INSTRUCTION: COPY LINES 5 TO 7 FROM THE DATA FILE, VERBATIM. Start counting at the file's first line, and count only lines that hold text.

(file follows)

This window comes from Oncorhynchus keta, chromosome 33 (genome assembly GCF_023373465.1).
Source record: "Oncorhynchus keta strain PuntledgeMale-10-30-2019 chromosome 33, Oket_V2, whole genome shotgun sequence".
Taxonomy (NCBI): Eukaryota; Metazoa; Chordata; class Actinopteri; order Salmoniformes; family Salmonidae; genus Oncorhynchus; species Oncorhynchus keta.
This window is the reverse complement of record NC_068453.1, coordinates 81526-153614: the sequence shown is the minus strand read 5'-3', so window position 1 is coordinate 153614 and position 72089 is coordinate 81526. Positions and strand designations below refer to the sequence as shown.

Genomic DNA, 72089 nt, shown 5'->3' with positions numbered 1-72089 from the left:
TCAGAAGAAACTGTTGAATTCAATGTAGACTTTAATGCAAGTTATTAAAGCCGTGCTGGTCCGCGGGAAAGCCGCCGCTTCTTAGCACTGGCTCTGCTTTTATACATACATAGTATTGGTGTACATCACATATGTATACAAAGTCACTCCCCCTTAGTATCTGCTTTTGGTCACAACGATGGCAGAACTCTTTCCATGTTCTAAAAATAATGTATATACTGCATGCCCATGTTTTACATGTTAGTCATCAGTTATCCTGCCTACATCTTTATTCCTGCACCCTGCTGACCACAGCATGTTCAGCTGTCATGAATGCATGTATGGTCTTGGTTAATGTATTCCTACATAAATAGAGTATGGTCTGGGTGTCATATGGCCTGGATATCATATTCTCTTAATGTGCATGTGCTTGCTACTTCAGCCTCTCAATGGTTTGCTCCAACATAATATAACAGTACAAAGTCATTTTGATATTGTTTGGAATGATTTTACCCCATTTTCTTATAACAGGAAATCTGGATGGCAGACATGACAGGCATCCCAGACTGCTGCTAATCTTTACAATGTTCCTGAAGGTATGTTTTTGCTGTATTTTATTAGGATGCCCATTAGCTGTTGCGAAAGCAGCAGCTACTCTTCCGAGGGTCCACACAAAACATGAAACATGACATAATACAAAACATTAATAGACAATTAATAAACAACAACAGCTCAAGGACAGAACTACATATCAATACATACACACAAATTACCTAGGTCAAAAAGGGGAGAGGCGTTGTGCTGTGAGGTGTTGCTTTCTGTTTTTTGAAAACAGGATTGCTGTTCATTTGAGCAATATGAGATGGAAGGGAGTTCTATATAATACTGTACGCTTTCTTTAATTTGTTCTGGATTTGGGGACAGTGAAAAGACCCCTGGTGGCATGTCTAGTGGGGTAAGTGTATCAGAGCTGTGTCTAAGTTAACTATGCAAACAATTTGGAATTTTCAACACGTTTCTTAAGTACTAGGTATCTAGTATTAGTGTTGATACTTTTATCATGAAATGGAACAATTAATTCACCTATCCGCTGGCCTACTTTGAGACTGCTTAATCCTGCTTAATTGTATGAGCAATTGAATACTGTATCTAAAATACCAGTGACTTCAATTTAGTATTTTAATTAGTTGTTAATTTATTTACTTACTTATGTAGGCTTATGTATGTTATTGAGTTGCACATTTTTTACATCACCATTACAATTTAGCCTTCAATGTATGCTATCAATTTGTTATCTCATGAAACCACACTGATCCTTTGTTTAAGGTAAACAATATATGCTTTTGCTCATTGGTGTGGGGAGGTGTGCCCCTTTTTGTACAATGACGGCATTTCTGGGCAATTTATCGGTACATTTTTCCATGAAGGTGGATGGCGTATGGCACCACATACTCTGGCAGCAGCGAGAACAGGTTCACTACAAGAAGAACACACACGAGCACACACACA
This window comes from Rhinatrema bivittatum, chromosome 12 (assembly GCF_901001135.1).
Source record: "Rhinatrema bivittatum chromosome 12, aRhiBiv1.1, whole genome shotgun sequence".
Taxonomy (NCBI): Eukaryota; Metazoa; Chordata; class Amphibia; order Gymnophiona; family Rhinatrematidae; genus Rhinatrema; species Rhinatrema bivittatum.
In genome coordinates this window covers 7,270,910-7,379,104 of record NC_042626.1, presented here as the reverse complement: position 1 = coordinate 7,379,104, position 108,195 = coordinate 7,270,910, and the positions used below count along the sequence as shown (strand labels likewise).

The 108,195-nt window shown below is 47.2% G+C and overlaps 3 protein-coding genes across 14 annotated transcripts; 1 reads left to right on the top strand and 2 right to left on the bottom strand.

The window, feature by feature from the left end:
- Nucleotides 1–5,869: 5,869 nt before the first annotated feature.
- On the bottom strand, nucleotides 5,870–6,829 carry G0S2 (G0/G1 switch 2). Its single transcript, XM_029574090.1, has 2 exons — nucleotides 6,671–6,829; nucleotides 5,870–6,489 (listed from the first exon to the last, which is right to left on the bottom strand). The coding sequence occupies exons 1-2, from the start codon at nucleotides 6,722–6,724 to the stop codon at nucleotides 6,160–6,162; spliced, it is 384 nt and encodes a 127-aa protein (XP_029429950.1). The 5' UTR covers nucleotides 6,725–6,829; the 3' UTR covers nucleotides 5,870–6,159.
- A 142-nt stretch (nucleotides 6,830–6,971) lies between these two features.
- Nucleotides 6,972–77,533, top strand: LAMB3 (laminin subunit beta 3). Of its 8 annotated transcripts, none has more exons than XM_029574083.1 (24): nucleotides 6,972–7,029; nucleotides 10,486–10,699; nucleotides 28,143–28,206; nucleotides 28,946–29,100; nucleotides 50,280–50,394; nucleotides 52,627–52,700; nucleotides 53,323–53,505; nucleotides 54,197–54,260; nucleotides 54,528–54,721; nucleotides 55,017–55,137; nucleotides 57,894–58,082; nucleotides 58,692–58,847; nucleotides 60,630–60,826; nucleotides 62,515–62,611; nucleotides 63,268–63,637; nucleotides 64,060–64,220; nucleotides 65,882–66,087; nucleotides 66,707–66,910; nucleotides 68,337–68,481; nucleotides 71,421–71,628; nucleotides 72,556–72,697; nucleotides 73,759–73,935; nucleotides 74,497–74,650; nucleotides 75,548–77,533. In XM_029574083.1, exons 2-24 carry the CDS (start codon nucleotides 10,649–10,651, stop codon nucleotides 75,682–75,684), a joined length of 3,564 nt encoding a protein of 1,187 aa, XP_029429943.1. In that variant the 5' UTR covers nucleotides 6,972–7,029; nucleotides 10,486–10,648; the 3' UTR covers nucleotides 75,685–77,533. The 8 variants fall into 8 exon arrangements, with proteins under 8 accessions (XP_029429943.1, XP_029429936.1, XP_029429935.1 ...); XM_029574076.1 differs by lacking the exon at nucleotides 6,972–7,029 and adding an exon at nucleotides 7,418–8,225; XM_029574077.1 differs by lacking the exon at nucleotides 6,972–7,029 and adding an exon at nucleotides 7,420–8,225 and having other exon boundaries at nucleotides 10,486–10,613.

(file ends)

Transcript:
Genomic DNA, 72089 nt, shown 5'->3' with positions numbered 1-72089 from the left:
TCAGAAGAAACTGTTGAATTCAATGTAGACTTTAATGCAAGTTATTAAAGCCGTGCTGGTCCGCGGGAAAGCCGCCGCTTCTTAGCACTGGCTCTGCTTTTATACATACATAGTATTGGTGTACATCACATATGTATACAAAGTCACTCCCCCTTAGTATCTGCTTTTGGTCACAACGATGGCAGAACTCTTTCCATGTTCTAAAAATAATGTATATACTGCATGCCCATGTTTTACATGTTAGTCATCAGTTATCCTGCCTACATCTTTATTCCTGCACCCTGCTGACCACAGCATGTTCAGCTGTCATGAATGCATGTATGGTCTTGGTTAATGTATTCCTACATAAATAGAGTATGGTCTGGGTGTCATATGGCCTGGATATCATATTCTCTTAATGTGCATGTGCTTGCTACTTCAGCCTCTCAATGGTTTGCTCCAACATAATATAACAGTACAAAGTCATTTTGATATTGTTTGGAATGATTTTACCCCATTTTCTTATAACAGGAAATCTGGATGGCAGACATGACAGGCATCCCAGACTGCTGCTAATCTTTACAATGTTCCTGAAGGTATGTTTTTGCTGTATTTTATTAGGATGCCCATTAGCTGTTGCGAAAGCAGCAGCTACTCTTCCGAGGGTCCACACAAAACATGAAACATGACATAATACAAAACATTAATAGACAATTAATAAACAACAACAGCTCAAGGACAGAACTACATATCAATACATACACACAAATTACCTAGGTCAAAAAGGGGAGAGGCGTTGTGCTGTGAGGTGTTGCTTTCTGTTTTTTGAAAACAGGATTGCTGTTCATTTGAGCAATATGAGATGGAAGGGAGTTCTATATAATACTGTACGCTTTCTTTAATTTGTTCTGGATTTGGGGACAGTGAAAAGACCCCTGGTGGCATGTCTAGTGGGGTAAGTGTATCAGAGCTGTGTCTAAGTTAACTATGCAAACAATTTGGAATTTTCAACACGTTTCTTAAGTACTAGGTATCTAGTATTAGTGTTGATACTTTTATCATGAAATGGAACAATTAATTCACCTATCCGCTGGCCTACTTTGAGACTGCTTAATCCTGCTTAATTGTATGAGCAATTGAATACTGTATCTAAAATACCAGTGACTTCAATTTAGTATTTTAATTAGTTGTTAATTTATTTACTTACTTATGTAGGCTTATGTATGTTATTGAGTTGCACATTTTTTACATCACCATTACAATTTAGCCTTCAATGTATGCTATCAATTTGTTATCTCATGAAACCACACTGATCCTTTGTTTAAGGTAAACAATATATGCTTTTGCTCATTGGTGTGGGGAGGTGTGCCCCTTTTTGTACAATGACGGCATTTCTGGGCAATTTATCGGTACATTTTTCCATGAAGGTGGATGGCGTATGGCACCACATACTCTGGCAGCAGCGAGAACAGGTTCACTACAAGAAGAACACACACGAGCACACACACA
This window comes from Rhinatrema bivittatum, chromosome 12 (assembly GCF_901001135.1).